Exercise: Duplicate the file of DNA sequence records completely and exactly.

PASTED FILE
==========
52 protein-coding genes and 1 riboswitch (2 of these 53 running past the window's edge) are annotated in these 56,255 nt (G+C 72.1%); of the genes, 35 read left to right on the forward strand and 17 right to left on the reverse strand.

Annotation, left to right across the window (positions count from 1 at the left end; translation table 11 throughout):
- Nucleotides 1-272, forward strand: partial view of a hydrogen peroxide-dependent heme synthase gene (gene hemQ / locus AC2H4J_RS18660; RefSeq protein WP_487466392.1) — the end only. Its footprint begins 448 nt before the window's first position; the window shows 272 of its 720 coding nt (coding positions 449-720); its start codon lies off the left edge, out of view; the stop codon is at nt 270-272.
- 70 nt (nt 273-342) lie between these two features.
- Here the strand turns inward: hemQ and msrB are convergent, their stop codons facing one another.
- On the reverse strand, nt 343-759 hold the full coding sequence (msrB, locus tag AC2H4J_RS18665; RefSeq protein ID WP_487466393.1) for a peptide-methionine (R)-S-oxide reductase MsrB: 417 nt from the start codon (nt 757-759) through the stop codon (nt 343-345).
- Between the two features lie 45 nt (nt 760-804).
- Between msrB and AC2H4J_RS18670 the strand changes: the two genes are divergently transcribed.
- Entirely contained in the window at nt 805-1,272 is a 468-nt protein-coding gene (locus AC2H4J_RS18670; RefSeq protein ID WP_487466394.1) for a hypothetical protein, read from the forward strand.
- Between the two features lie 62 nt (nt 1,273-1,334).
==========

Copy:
52 protein-coding genes and 1 riboswitch (2 of these 53 running past the window's edge) are annotated in these 56,255 nt (G+C 72.1%); of the genes, 35 read left to right on the forward strand and 17 right to left on the reverse strand.

Annotation, left to right across the window (positions count from 1 at the left end; translation table 11 throughout):
- Nucleotides 1-272, forward strand: partial view of a hydrogen peroxide-dependent heme synthase gene (gene hemQ / locus AC2H4J_RS18660; RefSeq protein WP_487466392.1) — the end only. Its footprint begins 448 nt before the window's first position; the window shows 272 of its 720 coding nt (coding positions 449-720); its start codon lies off the left edge, out of view; the stop codon is at nt 270-272.
- 70 nt (nt 273-342) lie between these two features.
- Here the strand turns inward: hemQ and msrB are convergent, their stop codons facing one another.
- On the reverse strand, nt 343-759 hold the full coding sequence (msrB, locus tag AC2H4J_RS18665; RefSeq protein ID WP_487466393.1) for a peptide-methionine (R)-S-oxide reductase MsrB: 417 nt from the start codon (nt 757-759) through the stop codon (nt 343-345).
- Between the two features lie 45 nt (nt 760-804).
- Between msrB and AC2H4J_RS18670 the strand changes: the two genes are divergently transcribed.
- Entirely contained in the window at nt 805-1,272 is a 468-nt protein-coding gene (locus AC2H4J_RS18670; RefSeq protein ID WP_487466394.1) for a hypothetical protein, read from the forward strand.
- Between the two features lie 62 nt (nt 1,273-1,334).